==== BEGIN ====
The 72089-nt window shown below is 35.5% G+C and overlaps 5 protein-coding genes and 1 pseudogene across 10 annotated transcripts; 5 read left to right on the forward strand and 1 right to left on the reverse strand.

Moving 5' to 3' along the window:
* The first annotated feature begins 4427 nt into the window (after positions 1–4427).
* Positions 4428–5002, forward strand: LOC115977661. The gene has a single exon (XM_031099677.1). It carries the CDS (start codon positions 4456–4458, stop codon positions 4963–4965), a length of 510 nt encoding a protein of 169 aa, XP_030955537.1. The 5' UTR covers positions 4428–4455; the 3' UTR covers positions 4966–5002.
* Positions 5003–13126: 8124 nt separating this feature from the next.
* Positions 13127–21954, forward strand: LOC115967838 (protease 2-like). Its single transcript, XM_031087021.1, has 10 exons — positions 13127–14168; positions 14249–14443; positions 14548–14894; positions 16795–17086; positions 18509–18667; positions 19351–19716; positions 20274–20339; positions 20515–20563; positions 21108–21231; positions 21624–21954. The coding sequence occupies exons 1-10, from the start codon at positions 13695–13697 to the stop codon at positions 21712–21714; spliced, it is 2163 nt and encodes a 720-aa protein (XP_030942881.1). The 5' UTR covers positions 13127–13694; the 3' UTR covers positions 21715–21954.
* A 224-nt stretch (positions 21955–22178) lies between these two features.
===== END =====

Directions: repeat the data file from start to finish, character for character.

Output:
The 72089-nt window shown below is 35.5% G+C and overlaps 5 protein-coding genes and 1 pseudogene across 10 annotated transcripts; 5 read left to right on the forward strand and 1 right to left on the reverse strand.

Moving 5' to 3' along the window:
* The first annotated feature begins 4427 nt into the window (after positions 1–4427).
* Positions 4428–5002, forward strand: LOC115977661. The gene has a single exon (XM_031099677.1). It carries the CDS (start codon positions 4456–4458, stop codon positions 4963–4965), a length of 510 nt encoding a protein of 169 aa, XP_030955537.1. The 5' UTR covers positions 4428–4455; the 3' UTR covers positions 4966–5002.
* Positions 5003–13126: 8124 nt separating this feature from the next.
* Positions 13127–21954, forward strand: LOC115967838 (protease 2-like). Its single transcript, XM_031087021.1, has 10 exons — positions 13127–14168; positions 14249–14443; positions 14548–14894; positions 16795–17086; positions 18509–18667; positions 19351–19716; positions 20274–20339; positions 20515–20563; positions 21108–21231; positions 21624–21954. The coding sequence occupies exons 1-10, from the start codon at positions 13695–13697 to the stop codon at positions 21712–21714; spliced, it is 2163 nt and encodes a 720-aa protein (XP_030942881.1). The 5' UTR covers positions 13127–13694; the 3' UTR covers positions 21715–21954.
* A 224-nt stretch (positions 21955–22178) lies between these two features.